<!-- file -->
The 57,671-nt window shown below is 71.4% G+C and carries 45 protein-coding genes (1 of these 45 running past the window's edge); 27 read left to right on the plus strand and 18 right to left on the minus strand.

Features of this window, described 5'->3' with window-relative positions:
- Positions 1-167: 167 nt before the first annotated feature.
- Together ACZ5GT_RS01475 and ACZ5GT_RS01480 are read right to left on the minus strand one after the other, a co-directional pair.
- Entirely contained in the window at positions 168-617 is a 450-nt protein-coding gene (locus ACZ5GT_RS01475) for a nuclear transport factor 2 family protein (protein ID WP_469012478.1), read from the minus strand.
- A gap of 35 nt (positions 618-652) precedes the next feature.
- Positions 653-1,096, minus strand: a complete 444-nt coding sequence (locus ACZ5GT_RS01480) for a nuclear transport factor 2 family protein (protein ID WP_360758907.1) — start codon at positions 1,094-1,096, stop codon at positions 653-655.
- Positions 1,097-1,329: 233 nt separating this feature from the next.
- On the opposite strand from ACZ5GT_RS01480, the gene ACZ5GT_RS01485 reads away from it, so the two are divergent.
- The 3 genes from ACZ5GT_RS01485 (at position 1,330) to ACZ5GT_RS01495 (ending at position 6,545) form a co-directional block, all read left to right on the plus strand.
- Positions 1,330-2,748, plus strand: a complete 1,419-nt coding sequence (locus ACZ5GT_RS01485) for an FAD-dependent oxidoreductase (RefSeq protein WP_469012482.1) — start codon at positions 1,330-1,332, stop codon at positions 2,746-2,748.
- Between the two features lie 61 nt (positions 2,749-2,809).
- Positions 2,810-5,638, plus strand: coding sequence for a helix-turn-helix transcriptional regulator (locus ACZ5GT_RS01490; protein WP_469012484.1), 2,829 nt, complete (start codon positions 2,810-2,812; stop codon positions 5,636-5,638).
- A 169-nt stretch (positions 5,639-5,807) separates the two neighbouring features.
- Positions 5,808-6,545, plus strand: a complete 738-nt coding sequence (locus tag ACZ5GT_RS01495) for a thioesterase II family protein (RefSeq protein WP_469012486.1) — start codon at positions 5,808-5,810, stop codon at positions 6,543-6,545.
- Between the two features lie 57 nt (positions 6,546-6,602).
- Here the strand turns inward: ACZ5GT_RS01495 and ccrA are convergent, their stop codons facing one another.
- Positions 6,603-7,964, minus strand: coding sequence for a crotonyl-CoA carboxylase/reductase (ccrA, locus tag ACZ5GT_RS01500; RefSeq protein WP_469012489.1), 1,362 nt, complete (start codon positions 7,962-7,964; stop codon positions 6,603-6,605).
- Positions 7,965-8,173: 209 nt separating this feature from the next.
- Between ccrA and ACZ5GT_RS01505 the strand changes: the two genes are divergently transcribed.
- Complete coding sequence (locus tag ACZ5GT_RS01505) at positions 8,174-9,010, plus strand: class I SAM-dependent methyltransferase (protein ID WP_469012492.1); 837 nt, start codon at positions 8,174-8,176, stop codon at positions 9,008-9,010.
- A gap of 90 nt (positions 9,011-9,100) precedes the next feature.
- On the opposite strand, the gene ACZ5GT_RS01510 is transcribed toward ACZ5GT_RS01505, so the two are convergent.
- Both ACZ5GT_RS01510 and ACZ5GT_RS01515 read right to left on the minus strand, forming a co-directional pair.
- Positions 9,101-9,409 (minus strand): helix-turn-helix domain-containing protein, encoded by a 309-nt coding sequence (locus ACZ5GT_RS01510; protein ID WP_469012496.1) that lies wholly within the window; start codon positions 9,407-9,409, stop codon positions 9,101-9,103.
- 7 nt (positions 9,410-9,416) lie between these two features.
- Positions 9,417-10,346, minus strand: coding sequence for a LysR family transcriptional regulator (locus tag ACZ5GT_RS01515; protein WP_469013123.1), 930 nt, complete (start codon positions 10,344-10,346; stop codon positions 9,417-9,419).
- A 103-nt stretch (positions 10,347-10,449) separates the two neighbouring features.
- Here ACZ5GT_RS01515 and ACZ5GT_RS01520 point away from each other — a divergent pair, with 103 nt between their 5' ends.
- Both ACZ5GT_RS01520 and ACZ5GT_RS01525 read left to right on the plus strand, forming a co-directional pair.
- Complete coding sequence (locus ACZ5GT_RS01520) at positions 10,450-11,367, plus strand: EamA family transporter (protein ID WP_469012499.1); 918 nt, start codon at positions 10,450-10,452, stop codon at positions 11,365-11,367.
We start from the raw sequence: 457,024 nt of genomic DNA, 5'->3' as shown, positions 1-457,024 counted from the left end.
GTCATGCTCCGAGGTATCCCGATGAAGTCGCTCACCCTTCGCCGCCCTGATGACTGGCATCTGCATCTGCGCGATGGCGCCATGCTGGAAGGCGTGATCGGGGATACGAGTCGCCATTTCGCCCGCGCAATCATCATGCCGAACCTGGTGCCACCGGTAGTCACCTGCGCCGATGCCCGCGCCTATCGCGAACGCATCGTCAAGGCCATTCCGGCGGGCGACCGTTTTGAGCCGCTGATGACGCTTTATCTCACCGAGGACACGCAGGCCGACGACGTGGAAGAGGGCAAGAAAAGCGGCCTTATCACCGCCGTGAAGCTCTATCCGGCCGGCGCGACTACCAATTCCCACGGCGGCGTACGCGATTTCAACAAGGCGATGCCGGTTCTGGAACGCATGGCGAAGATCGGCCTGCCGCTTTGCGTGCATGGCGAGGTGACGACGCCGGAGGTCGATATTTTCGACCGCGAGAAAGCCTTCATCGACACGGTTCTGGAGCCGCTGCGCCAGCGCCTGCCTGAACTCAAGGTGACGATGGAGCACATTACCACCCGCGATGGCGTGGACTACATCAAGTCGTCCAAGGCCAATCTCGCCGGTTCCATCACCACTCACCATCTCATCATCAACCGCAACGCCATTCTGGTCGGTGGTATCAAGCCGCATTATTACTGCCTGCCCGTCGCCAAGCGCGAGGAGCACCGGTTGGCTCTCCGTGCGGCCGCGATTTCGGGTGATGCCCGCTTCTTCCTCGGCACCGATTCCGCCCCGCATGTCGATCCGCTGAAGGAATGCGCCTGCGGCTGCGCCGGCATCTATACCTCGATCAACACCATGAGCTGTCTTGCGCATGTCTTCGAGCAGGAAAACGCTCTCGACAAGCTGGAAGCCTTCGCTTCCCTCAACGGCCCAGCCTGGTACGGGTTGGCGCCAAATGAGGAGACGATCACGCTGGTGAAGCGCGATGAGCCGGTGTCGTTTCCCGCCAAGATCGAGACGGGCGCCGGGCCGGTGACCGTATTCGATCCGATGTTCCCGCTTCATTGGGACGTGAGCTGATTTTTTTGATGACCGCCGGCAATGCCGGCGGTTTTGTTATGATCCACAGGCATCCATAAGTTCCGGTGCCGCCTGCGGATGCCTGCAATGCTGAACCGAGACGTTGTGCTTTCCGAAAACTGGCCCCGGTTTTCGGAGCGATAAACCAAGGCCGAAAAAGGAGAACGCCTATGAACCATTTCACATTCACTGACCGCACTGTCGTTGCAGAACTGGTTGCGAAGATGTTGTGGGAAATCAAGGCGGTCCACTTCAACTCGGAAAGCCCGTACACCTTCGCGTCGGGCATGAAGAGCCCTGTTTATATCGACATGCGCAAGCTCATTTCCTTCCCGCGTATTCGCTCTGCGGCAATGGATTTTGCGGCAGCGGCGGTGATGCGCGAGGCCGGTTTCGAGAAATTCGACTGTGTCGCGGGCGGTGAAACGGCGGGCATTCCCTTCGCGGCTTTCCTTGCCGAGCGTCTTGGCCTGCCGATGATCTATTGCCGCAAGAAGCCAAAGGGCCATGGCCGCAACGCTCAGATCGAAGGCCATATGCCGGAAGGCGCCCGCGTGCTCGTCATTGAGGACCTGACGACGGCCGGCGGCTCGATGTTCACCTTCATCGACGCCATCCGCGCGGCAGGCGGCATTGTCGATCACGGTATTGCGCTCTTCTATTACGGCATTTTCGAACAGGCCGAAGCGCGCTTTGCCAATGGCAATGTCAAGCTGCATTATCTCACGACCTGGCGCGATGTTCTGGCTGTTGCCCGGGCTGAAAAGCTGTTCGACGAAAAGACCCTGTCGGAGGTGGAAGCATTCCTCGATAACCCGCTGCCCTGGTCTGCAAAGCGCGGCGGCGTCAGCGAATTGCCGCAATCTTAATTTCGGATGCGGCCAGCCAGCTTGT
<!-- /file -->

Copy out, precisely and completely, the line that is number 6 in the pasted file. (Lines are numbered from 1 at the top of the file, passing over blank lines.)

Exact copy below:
- A gap of 35 nt (positions 618-652) precedes the next feature.